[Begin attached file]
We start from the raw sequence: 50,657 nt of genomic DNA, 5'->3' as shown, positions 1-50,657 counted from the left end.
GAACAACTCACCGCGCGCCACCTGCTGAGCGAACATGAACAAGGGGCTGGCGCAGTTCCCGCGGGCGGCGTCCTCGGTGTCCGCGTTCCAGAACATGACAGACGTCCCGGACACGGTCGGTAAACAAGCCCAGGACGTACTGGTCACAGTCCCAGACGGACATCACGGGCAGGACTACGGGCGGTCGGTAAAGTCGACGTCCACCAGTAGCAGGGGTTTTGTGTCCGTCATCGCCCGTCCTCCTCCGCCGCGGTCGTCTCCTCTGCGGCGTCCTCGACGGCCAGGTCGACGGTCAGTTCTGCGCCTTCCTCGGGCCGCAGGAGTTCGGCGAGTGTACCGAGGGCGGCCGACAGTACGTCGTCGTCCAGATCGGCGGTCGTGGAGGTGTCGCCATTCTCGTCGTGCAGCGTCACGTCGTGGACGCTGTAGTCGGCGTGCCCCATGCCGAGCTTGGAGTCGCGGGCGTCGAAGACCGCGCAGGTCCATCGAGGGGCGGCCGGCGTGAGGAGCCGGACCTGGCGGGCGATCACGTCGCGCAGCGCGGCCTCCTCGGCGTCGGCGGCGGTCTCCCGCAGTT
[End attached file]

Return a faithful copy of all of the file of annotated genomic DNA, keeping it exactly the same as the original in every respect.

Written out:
We start from the raw sequence: 50,657 nt of genomic DNA, 5'->3' as shown, positions 1-50,657 counted from the left end.
GAACAACTCACCGCGCGCCACCTGCTGAGCGAACATGAACAAGGGGCTGGCGCAGTTCCCGCGGGCGGCGTCCTCGGTGTCCGCGTTCCAGAACATGACAGACGTCCCGGACACGGTCGGTAAACAAGCCCAGGACGTACTGGTCACAGTCCCAGACGGACATCACGGGCAGGACTACGGGCGGTCGGTAAAGTCGACGTCCACCAGTAGCAGGGGTTTTGTGTCCGTCATCGCCCGTCCTCCTCCGCCGCGGTCGTCTCCTCTGCGGCGTCCTCGACGGCCAGGTCGACGGTCAGTTCTGCGCCTTCCTCGGGCCGCAGGAGTTCGGCGAGTGTACCGAGGGCGGCCGACAGTACGTCGTCGTCCAGATCGGCGGTCGTGGAGGTGTCGCCATTCTCGTCGTGCAGCGTCACGTCGTGGACGCTGTAGTCGGCGTGCCCCATGCCGAGCTTGGAGTCGCGGGCGTCGAAGACCGCGCAGGTCCATCGAGGGGCGGCCGGCGTGAGGAGCCGGACCTGGCGGGCGATCACGTCGCGCAGCGCGGCCTCCTCGGCGTCGGCGGCGGTCTCCCGCAGTT